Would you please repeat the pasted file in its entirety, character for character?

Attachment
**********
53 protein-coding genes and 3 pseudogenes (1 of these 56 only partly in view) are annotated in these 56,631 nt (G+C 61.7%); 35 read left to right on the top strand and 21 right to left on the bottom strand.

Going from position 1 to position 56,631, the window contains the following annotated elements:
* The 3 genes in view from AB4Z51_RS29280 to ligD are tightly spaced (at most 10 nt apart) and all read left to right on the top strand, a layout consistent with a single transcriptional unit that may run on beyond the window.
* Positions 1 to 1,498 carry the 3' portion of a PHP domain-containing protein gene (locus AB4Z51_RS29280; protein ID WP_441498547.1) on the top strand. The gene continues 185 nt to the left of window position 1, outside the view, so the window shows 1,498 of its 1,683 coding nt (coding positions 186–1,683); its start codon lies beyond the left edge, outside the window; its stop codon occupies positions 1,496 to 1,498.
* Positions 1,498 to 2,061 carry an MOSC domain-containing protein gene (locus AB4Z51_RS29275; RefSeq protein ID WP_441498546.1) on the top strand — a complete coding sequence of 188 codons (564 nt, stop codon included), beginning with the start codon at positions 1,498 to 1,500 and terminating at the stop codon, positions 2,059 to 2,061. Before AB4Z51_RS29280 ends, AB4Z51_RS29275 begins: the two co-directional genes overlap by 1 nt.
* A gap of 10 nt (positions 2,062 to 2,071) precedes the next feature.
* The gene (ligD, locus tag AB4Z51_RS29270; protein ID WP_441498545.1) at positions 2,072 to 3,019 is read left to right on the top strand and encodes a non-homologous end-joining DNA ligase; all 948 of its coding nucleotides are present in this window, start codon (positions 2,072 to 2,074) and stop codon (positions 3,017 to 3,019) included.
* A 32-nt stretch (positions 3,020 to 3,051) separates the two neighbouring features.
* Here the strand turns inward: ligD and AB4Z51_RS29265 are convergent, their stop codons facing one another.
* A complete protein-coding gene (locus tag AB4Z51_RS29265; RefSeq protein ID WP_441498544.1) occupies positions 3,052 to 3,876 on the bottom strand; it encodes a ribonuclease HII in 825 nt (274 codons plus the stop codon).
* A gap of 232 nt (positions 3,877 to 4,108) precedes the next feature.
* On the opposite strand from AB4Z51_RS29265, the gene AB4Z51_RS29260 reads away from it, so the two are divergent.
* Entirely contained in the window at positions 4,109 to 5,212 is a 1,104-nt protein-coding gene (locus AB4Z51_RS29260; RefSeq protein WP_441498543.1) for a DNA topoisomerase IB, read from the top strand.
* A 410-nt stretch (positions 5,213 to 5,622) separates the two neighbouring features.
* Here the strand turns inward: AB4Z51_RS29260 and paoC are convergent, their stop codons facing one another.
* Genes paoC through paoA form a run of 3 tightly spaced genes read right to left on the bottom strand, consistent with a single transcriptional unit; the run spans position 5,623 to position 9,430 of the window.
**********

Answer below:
53 protein-coding genes and 3 pseudogenes (1 of these 56 only partly in view) are annotated in these 56,631 nt (G+C 61.7%); 35 read left to right on the top strand and 21 right to left on the bottom strand.

Going from position 1 to position 56,631, the window contains the following annotated elements:
* The 3 genes in view from AB4Z51_RS29280 to ligD are tightly spaced (at most 10 nt apart) and all read left to right on the top strand, a layout consistent with a single transcriptional unit that may run on beyond the window.
* Positions 1 to 1,498 carry the 3' portion of a PHP domain-containing protein gene (locus AB4Z51_RS29280; protein ID WP_441498547.1) on the top strand. The gene continues 185 nt to the left of window position 1, outside the view, so the window shows 1,498 of its 1,683 coding nt (coding positions 186–1,683); its start codon lies beyond the left edge, outside the window; its stop codon occupies positions 1,496 to 1,498.
* Positions 1,498 to 2,061 carry an MOSC domain-containing protein gene (locus AB4Z51_RS29275; RefSeq protein ID WP_441498546.1) on the top strand — a complete coding sequence of 188 codons (564 nt, stop codon included), beginning with the start codon at positions 1,498 to 1,500 and terminating at the stop codon, positions 2,059 to 2,061. Before AB4Z51_RS29280 ends, AB4Z51_RS29275 begins: the two co-directional genes overlap by 1 nt.
* A gap of 10 nt (positions 2,062 to 2,071) precedes the next feature.
* The gene (ligD, locus tag AB4Z51_RS29270; protein ID WP_441498545.1) at positions 2,072 to 3,019 is read left to right on the top strand and encodes a non-homologous end-joining DNA ligase; all 948 of its coding nucleotides are present in this window, start codon (positions 2,072 to 2,074) and stop codon (positions 3,017 to 3,019) included.
* A 32-nt stretch (positions 3,020 to 3,051) separates the two neighbouring features.
* Here the strand turns inward: ligD and AB4Z51_RS29265 are convergent, their stop codons facing one another.
* A complete protein-coding gene (locus tag AB4Z51_RS29265; RefSeq protein ID WP_441498544.1) occupies positions 3,052 to 3,876 on the bottom strand; it encodes a ribonuclease HII in 825 nt (274 codons plus the stop codon).
* A gap of 232 nt (positions 3,877 to 4,108) precedes the next feature.
* On the opposite strand from AB4Z51_RS29265, the gene AB4Z51_RS29260 reads away from it, so the two are divergent.
* Entirely contained in the window at positions 4,109 to 5,212 is a 1,104-nt protein-coding gene (locus AB4Z51_RS29260; RefSeq protein WP_441498543.1) for a DNA topoisomerase IB, read from the top strand.
* A 410-nt stretch (positions 5,213 to 5,622) separates the two neighbouring features.
* Here the strand turns inward: AB4Z51_RS29260 and paoC are convergent, their stop codons facing one another.
* Genes paoC through paoA form a run of 3 tightly spaced genes read right to left on the bottom strand, consistent with a single transcriptional unit; the run spans position 5,623 to position 9,430 of the window.